*r*), is subdivided into

*m*concentric annular zones to control the radii of

*m*-1 rings of zero intensity. In our approach the function

*q*(

*ζ*) is also subdivided into constant-transmittance zones. Here it is important to take into account that if one wants to tailor the axial PSF with the constraint that the transverse PSF should remain almost invariant, the resulting function

*q*(

*ζ*) must be centrosymmetric [3

3. C. J. R. Sheppard and Z. S. Hegedus, “Axial behavior of pupil-plane filters,” J. Opt. Soc. Am. A **5**, 643–647 (1988). [CrossRef]

4. M. Martínez-Corral, P. Andrés, J. Ojeda-Castan͂eda, and G. Saavedra, “Tunable axial superresolution by annular binary filters. Application to confocal microscopy,” Opt. Commun. **119**, 491–498 (1995). [CrossRef]

*m*-1 axial zeros, the interval [-0.5, 0.5] should be divided into 2

*m*-1 subintervals such that in each subinterval the function

*q*(

*ζ*) is constant. On the basis of the above reasoning, the procedure for shaping the axial intensity of nonparaxially focused scalar fields is as follows:

*q*(

*ζ*) is decomposed as

*q*(

*ζ*), that is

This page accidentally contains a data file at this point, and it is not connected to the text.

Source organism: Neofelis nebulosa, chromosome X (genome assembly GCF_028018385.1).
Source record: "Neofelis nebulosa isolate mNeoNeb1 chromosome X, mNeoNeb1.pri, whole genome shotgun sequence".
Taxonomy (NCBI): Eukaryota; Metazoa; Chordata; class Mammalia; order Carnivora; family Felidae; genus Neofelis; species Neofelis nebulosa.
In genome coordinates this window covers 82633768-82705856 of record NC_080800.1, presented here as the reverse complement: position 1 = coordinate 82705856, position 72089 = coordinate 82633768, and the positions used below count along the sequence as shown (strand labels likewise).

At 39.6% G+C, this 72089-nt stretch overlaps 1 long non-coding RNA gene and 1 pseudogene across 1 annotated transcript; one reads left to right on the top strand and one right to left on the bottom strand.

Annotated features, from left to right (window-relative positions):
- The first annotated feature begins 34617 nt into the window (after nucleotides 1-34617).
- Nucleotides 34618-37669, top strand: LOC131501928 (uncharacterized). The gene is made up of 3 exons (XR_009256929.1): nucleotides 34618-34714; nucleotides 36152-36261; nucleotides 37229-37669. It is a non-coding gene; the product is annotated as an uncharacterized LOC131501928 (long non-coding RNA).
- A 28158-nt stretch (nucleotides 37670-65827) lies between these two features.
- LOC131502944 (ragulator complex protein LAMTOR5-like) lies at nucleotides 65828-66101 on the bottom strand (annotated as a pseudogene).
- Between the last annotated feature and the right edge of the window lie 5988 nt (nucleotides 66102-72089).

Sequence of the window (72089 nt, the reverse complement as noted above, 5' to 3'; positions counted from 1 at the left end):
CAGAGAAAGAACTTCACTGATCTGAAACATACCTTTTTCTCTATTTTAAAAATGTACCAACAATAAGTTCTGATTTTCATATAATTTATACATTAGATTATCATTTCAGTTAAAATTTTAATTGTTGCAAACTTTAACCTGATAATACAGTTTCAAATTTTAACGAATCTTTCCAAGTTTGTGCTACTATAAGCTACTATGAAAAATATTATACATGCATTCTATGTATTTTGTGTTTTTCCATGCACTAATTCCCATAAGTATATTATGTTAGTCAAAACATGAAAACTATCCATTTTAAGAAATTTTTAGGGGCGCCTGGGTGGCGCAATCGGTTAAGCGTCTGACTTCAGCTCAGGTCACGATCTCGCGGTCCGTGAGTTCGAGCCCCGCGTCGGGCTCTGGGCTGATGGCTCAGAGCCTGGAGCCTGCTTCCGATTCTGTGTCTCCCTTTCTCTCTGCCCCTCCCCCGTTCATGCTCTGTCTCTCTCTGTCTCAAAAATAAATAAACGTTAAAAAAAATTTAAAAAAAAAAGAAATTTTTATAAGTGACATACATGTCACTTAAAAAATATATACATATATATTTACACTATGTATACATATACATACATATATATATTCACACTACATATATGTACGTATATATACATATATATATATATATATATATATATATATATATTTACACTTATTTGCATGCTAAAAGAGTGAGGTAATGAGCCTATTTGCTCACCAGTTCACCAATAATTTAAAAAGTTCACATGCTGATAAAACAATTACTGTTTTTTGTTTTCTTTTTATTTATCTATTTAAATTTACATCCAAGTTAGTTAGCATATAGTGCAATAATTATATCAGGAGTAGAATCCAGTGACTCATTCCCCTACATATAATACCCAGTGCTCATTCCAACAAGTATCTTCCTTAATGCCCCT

*m*= 2 , which allows one to control the position of one zero, the axial amplitude PSF is given by

*h*(0) = 1, we obtain

*z*=

_{N}*z*

_{1}. Then from Eq. (7)

*q*(

*ζ*), and therefore the coefficients

*k*, which produces an axial intensity that is symmetric around the focus, is real. If, additionally, one wants to maximize the filter throughput, the zones should have no absorption and have opposite phases, that is,

_{i}*k*

_{2}= -

*k*

_{1}. The choice of a phase-only filter yields a design that can be manufactured with relative ease. From Eq. (9) we find

*y*= sinc (

*z*

_{1})/ sinc (Δ

*z*

_{1}) and the straight line

*y*= 2Δ.

*q*(

*ζ*) = rect(

*ζ*), the first axial zero appears at

*z*= 1, then the value of the constraint parameter should be

_{N}*z*

_{1}= 0.7 . The solution of the transcendental Eq. (10) is then Δ = 0.19. In Fig. 1 we compare the normalized axial intensity PSF provided by the Toraldo-like filter with that corresponding to the nonapodized circular pupil. In addition, we have represented, in contour plots, the 3D intensity distribution in the meridian plane for both cases. These are of interest because they show that there are no significant off-axis lobes, which was not guaranteed by the design. Due to the centrosymmetry of the Toraldo filter the central lobe in the transverse direction remains almost invariant.

*q*(

*ζ*) together with the 2D representation of the actual amplitude transmittance of the filter for two different values of α. Note that a similar effect, but in a different context, was found in [5–9].

## 4. Application to Confocal Microscopy

*z*= 4 thick can be imaged without bleaching by the sidelobes. Of course, if one wants to send the huge axial sidelobe further away it is necessary to design a Toraldo filter composed by a higher number of zones. A practical rule for the design procedure is that the position of the huge side-lobe is approximately